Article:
However, the theoretical path is different in the two cases. Cantor defines the cardinal number of a set through a process of abstraction – which he leaves intuitively and logically indeterminate, and then considers all sets equipotent to the given set. Frege, on the other hand, first defines the concept of equinumerosity by classes and then, through a logically rigorous definition by abstraction, defines the cardinal number, which is identified with the class of all classes equinumerous to it.
Frege’s naïve set theory
Aside from differences in motivation, Frege developed an approach equivalent to Cantor’s, an approach known as naïve set theory. This theory can be condensed into only two principles that identify sets with the properties that define them. These principles are:
- The principle of extensionality: a set is completely determined by its elements. Thus, two sets with the same elements are equal.
- The principle of comprehension: each property determines a set. The elements belonging to the set are those that satisfy the property; each set is then determined by a property that is to be an object belonging to the set.
The work of Cantor and Frege showed that arithmetic was reducible to set theory, that is, to pure logic. Unfortunately, this simple foundation proved inconsistent, hence the adjective “naïve”. In fact, in 1902, Bertrand Russell showed that the principle of comprehension was contradictory: it was the famous Russel’s paradox. As Piergiorgio Odifreddi explains in his “The mathematics of the twentieth century”:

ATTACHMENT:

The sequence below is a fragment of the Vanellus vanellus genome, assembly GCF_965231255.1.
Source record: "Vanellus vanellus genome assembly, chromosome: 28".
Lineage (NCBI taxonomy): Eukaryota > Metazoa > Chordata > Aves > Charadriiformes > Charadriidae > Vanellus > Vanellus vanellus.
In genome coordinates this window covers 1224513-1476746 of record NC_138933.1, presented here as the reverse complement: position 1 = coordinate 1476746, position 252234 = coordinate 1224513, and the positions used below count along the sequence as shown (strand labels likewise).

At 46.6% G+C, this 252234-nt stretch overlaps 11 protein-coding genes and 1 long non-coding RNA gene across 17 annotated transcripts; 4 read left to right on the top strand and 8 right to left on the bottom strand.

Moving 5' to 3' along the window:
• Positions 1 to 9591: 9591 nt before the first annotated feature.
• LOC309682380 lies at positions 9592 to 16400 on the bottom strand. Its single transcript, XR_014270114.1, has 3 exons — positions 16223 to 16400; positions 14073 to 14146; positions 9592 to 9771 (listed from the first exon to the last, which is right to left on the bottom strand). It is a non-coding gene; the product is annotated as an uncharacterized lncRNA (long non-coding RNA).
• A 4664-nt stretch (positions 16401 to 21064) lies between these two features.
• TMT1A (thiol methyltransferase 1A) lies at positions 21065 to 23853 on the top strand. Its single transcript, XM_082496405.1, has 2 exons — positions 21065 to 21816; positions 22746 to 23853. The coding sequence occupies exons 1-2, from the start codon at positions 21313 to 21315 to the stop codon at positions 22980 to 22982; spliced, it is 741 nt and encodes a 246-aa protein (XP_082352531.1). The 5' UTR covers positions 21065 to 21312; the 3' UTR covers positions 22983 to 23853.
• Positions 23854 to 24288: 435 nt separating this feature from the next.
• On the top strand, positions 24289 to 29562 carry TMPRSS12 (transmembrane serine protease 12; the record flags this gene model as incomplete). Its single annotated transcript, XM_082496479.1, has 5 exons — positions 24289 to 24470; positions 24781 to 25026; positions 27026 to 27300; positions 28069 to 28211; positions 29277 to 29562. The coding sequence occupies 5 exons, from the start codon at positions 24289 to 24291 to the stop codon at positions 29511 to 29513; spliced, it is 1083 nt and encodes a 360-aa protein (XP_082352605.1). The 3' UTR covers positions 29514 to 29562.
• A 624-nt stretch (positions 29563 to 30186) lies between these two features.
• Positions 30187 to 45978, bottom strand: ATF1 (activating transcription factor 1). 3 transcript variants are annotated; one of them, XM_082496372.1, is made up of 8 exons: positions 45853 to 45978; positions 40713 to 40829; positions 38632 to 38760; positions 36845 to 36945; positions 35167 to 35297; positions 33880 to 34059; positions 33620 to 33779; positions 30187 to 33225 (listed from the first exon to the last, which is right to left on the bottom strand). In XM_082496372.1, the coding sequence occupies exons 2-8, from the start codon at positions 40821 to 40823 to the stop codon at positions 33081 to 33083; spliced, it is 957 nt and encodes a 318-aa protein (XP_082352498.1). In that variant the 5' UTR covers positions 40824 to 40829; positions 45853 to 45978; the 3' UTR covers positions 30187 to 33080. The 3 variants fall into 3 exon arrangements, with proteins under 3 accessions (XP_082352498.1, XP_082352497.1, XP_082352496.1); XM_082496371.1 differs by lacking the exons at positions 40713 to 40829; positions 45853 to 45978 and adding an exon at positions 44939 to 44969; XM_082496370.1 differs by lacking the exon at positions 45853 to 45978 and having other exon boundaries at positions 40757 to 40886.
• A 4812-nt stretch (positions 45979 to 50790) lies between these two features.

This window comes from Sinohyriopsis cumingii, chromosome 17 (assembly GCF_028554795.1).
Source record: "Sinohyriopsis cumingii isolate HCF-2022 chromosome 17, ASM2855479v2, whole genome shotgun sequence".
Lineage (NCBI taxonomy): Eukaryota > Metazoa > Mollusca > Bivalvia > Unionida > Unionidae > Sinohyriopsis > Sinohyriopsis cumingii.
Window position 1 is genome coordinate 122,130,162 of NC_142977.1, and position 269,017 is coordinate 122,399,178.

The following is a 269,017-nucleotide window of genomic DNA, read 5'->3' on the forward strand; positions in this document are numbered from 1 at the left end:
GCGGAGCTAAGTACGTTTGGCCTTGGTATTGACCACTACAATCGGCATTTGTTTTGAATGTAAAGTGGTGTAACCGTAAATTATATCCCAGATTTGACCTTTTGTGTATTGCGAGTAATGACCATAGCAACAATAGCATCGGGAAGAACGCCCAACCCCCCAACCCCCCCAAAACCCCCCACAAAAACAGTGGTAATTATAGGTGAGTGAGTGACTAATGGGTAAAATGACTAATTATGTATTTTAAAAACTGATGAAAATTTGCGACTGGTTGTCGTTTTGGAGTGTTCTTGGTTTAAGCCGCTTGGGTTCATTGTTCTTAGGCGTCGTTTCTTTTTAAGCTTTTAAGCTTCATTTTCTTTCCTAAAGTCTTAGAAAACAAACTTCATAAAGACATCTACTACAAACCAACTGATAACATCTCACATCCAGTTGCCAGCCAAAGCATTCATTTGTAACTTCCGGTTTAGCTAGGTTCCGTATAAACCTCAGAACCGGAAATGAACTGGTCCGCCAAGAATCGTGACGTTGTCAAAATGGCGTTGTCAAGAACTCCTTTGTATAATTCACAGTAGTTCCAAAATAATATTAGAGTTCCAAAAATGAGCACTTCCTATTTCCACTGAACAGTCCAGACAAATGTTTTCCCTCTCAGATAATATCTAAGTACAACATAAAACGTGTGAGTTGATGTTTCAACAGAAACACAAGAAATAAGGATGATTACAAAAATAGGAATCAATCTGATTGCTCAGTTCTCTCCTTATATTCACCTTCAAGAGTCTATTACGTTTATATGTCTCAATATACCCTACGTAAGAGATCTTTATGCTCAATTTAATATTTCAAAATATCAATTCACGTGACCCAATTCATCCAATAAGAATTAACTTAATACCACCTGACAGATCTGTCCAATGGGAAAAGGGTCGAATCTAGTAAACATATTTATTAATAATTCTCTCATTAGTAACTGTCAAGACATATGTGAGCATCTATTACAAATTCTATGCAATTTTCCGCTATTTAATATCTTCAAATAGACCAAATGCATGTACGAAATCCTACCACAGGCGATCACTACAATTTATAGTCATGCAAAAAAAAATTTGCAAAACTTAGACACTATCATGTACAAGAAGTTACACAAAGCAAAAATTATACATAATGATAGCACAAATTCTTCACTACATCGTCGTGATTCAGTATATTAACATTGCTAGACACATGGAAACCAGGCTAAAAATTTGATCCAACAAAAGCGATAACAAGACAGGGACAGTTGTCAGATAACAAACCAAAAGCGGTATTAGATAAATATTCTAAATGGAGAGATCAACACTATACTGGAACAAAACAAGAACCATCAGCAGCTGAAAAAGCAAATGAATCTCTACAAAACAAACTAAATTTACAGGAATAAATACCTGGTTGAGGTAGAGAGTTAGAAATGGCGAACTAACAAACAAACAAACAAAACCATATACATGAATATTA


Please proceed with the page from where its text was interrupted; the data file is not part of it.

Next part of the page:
In essence, the sets of objects are divided into two classes, depending on whether or not they are one of the objects contained in the set itself: in other words, depending on whether or not they belong to themselves. For example, the set of sets with more than one element belongs to itself, because it certainly has more than one element. On the other hand, the set of sets with a single element does not belong to itself, because it certainly also has more than one element.
And it is at this point that Russell’s paradox is inserted with his question: does the set of all sets that do not belong to themselves, belong or not to itself? Again from the book cited:
If yes (it belongs to itself), then it is one of the sets that do not belong to themselves, and therefore cannot belong to their collection, that is, to itself. If not, then it is one of the sets that do not belong to themselves, and therefore belongs to their collection, that is, to itself.
In the last decade of the century, before Russell’s objection, Frege continued to pursue his logicist program by publishing in 1893 the first volume of the Principles of Arithmetic which was followed by the second a few years later.
Bitterness of last years
As mentioned, due to the complexity of the symbolism used and the novelty of the approach, Frege’s works passed almost entirely without recognition until Russell dedicated an appendix to them in his Principles of Mathematics (1903). When the two volumes of the Principles of Arithmetic were in print, Russell found the paradox and communicated it to Frege in a letter.
Frege recognized the contradiction contained in his system, and one has the feeling that he has not since been able to regain his faith in the possibility of a purely logical-formal foundation of arithmetic. In fact, in recent years he abandoned his research and died embittered, convinced that his life’s work had been for the most part a failure. Frege’s death did not arouse much attention from the academic world: an unjust fate for a man who nevertheless was the architect of a revolution in logic.